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One of the most common questions we get from our clients, especially in the sales process, is “how can PR affect SEO?” Let’s get one thing straight: PR alone is not a comprehensive SEO or link-building strategy. That said, there are plenty of ways PR coverage can impact SEO in a positive way. And because we understand the importance of defining the ROI of PR (especially for you data-driven SaaS marketers out there), we now more than ever find our efforts tying into those of the SEO team on a regular basis.

From working to secure natural, editorial backlinks in publications with a high domain authority, to ensuring contributed content has at least one target keyword phrase, SEO is an important part of our PR strategy for any client. 

A significant aspect of modern link-building strategies entails utilizing platforms such as Help a Reporter Out (HARO). This invaluable resource acts as a hub for connecting experts with journalists in search of reliable sources. The integration of HARO into our PR efforts focused on SEO has proven to be a transformative factor. Through active participation in HARO, our team not only reinforces the industry expertise of our clients but also fosters the acquisition of valuable backlinks from authoritative sources. This mutually beneficial relationship between PR and HARO illustrates the dynamic evolution of link building, emphasizing collaboration and strategic integration to enhance a brand’s SEO profile.

Now, let’s dive into the nitty-gritty of how the two intersect, shall we? 

Continue reading “How Does PR Affect SEO?”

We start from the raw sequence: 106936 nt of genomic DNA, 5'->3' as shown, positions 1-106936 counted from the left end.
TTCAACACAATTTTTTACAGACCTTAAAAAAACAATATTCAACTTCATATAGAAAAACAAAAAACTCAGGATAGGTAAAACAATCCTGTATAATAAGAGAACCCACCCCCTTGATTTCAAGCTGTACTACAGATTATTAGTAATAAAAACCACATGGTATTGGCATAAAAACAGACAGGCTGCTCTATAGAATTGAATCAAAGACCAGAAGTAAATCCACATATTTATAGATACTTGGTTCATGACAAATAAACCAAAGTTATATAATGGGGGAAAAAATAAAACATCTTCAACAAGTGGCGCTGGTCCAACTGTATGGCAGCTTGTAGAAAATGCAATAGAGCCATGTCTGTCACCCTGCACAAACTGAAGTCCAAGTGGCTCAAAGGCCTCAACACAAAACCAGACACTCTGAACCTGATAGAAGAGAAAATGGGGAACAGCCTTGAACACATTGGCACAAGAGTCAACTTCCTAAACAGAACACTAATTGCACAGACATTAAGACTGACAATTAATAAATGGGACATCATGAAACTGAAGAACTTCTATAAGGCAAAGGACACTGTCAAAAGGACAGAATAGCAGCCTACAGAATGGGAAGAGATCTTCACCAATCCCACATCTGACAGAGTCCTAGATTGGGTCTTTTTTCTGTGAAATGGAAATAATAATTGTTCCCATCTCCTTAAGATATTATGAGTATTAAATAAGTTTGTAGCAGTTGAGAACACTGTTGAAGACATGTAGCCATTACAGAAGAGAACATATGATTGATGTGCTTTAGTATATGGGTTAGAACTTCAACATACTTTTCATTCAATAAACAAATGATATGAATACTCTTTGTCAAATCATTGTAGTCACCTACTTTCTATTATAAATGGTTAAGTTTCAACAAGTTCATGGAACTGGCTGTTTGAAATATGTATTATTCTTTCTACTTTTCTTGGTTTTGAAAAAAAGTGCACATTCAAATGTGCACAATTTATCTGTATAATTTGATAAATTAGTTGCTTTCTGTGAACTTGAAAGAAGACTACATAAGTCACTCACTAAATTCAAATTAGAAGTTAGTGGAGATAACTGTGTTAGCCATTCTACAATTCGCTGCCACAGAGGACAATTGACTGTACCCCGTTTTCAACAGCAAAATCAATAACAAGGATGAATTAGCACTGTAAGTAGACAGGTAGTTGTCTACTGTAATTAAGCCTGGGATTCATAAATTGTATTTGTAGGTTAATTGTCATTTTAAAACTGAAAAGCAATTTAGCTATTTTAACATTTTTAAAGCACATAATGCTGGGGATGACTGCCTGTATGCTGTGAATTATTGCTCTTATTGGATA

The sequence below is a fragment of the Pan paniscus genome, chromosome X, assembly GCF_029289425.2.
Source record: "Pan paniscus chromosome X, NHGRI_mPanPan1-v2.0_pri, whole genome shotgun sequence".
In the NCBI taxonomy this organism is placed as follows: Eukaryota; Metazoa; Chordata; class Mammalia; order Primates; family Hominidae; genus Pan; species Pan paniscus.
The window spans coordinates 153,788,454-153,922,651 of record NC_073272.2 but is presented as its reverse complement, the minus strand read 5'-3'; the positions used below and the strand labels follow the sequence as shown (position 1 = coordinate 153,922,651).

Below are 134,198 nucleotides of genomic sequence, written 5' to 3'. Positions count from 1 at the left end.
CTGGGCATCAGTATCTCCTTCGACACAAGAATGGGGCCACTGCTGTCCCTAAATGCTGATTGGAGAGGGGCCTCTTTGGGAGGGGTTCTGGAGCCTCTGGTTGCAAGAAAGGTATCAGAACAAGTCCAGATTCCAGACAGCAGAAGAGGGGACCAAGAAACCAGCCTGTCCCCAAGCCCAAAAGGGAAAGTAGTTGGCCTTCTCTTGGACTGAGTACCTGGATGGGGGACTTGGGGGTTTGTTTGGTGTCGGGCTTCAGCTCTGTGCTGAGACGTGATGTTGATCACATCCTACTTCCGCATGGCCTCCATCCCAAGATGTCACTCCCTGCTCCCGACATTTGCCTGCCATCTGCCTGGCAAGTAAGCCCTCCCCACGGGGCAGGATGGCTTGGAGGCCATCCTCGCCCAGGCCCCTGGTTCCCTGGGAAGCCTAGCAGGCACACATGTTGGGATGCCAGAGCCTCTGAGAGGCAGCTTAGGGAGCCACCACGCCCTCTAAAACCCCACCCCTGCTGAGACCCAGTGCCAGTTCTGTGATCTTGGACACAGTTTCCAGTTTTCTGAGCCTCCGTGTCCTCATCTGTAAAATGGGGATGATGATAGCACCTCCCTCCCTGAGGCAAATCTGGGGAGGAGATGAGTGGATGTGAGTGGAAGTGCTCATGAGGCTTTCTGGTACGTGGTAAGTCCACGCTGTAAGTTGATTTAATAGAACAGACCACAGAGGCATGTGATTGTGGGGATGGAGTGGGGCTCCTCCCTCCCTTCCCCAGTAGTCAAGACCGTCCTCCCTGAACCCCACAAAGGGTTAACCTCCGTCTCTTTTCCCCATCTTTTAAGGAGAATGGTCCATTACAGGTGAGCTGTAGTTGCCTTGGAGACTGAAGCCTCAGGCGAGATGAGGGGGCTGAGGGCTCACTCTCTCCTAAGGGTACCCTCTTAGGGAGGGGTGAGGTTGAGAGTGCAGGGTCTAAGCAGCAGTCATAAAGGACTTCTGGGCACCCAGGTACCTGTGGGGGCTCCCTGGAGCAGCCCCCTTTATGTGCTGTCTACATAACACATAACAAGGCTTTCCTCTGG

How Media Coverage Can Help You Get Acquired by Google

It’s no secret that many SaaS brands have ultimate aspirations to be acquired by Google. Luckily for them, over the past two decades Google and Alphabet have spent billions of dollars on purchasing new products and ideas, growing their products, talent and customer base through acquisition.

So, how does a company get acquired by a company like Google? Media coverage can help create the visibility and credibility necessary to get on an investor’s radar. 

Here’s how it happened for our client Velostrata:    

Before PR was a Priority

Before Velostrata began working with our PR agency, the cloud migration startup had a relatively low volume of media coverage. To generate visibility, they relied largely on paid content placements and event sponsorships. While Velostrata was known in the space, companies like 2nd Watch (backed by big brands like Amazon Web Service), dominated the conversation surrounding cloud migration.

Building a Foundation with Media Outreach

BLASTmedia began working with Velostrata to secure media coverage. The goal was to increase awareness and provide third-party validation that they could leverage with stakeholders and potential investors. 

We were able to secure top-tier coverage and briefings with target analyst firms by utilizing Velostrata-owned data and pitching commentary around trending industry topics. This allowed us to build relationships with outlets like TechRepublic, ChannelPartnersOnline and Silicon Angle, resulting in feature stories.

Key pieces of coverage, including CEO profiles and thought-leadership content, helped build the foundation for two key partnership announcements. Velostrata announced a channel partnership with RISC Networks and a cloud partnership with Google Cloud Platform. 

Leveraging Partnership Announcements

Velostrata positioned themselves within the marketplace by leveraging partnerships through announcements. While partnerships provide value on their own, Velostrata got their brand in front of the right people through strong PR support. By using the news of both partnerships to increase visibility, we were able to secure even more pieces of coverage for the company. Articles included a feature in CRN, interviews with DZone, and news of the partnership in CIO Dive.

Aspirations Realized: Acquired by Google

Following the Google Cloud Platform partnership announcement which drove more than 150 sessions on, Google announced plans to acquire the company. The culmination of quality media coverage, elevation of thought leaders, and targeted briefings with analysts helped position Velostrata for a successful exit and acquisition by one of the world’s largest internet companies.